Equity in Education

Confronting Systemic Inequities

Matters of equity and inequity have always been at the core of The Hunt Institute’s work, as the majority of children served by public education are children of color. From our early work in standards and assessments to the introduction of our Race & Education webinar series in 2020, we will continue to leverage our platform to engage others in bringing about systemic change in education.

Taking a Stand

In June 2020, The Hunt Institute’s namesake, Governor Jim Hunt, and our President & CEO, Javaid Siddiqi, made a statement about the unrest happening around the country, in direct response to the unjust killings of George Floyd, Ahmaud Arbery, and Breonna Taylor, but more broadly as a result of racially-motivated violence that has plagued this country for centuries.

"What we are experiencing now is a pivotal moment in our nation’s history that not only underscores our mission at The Hunt Institute, but also fortifies our commitment to catalyze change through public education."
-Governor Jim Hunt and Dr. Javaid Siddiqi

The ongoing unrest inspired The Hunt Institute to recommit in new ways to achieving equity in our education system –  informing policymakers and state leaders on underlying issues to affect positive change. Read the full statement here.

Our Commitment

Equity is foundational in all of our core programming, and we have focused initiatives in a few key areas.

Race & Education

The Hunt Institute’s webinar series commits to honest conversations on the issues of race embedded in public education.

Check out our Race & Education Webinar Series

DRIVE Task Force

The Developing a Representative and Inclusive Vision for Education (DRIVE) Task Force came together to create strategies for the teacher population in North Carolina to accurately reflect the diversity of its student population.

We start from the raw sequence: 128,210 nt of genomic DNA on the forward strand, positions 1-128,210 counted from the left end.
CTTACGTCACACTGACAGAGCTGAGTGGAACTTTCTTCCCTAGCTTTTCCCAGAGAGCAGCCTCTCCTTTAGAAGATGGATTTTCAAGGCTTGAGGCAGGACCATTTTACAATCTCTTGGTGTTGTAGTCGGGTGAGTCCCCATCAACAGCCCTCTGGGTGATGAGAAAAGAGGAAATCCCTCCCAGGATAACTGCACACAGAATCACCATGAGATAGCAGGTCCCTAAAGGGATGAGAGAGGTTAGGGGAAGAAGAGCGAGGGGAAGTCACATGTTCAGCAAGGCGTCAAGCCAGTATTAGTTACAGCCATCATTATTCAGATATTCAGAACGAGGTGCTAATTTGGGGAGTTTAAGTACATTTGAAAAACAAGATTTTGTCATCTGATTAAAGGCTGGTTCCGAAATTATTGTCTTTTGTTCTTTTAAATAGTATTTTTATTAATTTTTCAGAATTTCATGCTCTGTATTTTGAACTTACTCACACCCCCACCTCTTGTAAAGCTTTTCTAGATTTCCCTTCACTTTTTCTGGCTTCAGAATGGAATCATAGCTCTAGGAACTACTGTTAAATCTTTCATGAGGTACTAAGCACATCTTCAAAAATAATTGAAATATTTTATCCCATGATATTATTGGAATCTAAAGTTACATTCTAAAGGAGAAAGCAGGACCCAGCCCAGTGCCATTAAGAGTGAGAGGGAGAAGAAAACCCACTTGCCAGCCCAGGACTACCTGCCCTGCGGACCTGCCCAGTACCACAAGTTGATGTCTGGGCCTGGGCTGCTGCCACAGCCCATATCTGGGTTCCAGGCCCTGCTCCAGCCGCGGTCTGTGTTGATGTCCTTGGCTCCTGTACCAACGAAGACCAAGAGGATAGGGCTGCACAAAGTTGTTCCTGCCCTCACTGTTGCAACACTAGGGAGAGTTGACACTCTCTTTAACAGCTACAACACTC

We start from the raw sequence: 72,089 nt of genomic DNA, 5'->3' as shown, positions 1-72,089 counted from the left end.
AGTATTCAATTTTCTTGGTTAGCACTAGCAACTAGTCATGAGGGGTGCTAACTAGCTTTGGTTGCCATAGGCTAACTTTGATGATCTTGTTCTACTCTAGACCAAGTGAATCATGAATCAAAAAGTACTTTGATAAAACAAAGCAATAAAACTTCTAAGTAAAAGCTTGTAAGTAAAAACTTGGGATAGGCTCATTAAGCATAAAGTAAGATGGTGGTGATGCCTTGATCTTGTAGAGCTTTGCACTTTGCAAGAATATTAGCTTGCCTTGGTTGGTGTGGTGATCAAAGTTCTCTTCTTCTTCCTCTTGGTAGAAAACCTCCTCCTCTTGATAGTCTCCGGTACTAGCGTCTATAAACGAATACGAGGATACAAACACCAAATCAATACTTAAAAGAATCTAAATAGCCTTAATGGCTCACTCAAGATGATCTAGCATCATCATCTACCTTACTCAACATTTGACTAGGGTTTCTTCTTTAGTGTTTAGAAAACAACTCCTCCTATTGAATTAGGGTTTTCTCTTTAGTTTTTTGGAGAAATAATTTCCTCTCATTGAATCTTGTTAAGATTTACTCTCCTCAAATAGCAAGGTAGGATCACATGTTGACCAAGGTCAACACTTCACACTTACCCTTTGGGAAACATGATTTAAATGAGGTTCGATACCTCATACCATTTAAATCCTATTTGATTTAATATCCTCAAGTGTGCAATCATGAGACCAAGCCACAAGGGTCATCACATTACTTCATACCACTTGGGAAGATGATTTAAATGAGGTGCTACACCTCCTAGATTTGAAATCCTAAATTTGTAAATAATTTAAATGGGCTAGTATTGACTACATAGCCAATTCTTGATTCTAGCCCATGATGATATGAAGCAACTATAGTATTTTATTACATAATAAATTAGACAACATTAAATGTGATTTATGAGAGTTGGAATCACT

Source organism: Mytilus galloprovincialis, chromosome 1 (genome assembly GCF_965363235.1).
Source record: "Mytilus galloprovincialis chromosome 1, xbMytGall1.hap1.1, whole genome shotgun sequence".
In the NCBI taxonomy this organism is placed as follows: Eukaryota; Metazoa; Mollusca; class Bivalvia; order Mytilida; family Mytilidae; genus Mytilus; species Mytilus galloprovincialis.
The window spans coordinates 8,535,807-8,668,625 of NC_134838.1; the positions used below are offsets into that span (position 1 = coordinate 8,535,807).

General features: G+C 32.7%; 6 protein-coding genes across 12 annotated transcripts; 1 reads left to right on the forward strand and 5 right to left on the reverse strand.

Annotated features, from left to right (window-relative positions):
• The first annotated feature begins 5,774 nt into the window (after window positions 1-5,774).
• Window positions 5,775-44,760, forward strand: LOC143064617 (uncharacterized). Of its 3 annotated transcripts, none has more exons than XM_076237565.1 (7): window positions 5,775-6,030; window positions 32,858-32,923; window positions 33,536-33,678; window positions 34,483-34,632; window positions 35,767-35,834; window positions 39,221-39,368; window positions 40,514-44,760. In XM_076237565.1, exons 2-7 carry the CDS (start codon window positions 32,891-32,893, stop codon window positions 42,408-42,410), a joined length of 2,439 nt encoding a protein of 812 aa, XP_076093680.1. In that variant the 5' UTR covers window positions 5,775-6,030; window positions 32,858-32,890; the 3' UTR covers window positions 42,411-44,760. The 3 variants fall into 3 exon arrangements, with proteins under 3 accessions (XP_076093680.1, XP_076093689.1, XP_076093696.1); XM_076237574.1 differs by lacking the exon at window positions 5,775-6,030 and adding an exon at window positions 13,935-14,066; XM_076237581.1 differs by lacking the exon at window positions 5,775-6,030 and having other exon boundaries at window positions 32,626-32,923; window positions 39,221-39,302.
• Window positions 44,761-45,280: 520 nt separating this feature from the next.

Learn More About the DRIVE Task Force

John M. Belk Impact Fellowship

In partnership with the John M. Belk Endowment, we have designed a Fellowship with the goal of building future leaders in the area of social impact.

Read About the John M. Belk Impact Fellowship

“He had promised new faces in state government. He appointed the first African-American cabinet secretary, naming Howard Lee, the first Black mayor of Chapel Hill, as secretary of the Department of National Resources and Community Development. Harold Webber became the first African-American director of the North Carolina Office of State Personnel. Webb had been a teacher, a principal, and deputy state schools superintendent. He was also key member of a tight-knit group of Black political leader in Raleigh. Hunt appointed women to his cabinet. Sarah Morrow, Director of the Guildford County Health Department in Greensboro, became secretary of the Department of Human Resources, while Sarah Hodgkins from Southern Pines was named secretary of the Department of Cultural Resources.”

Jim Hunt: A Biography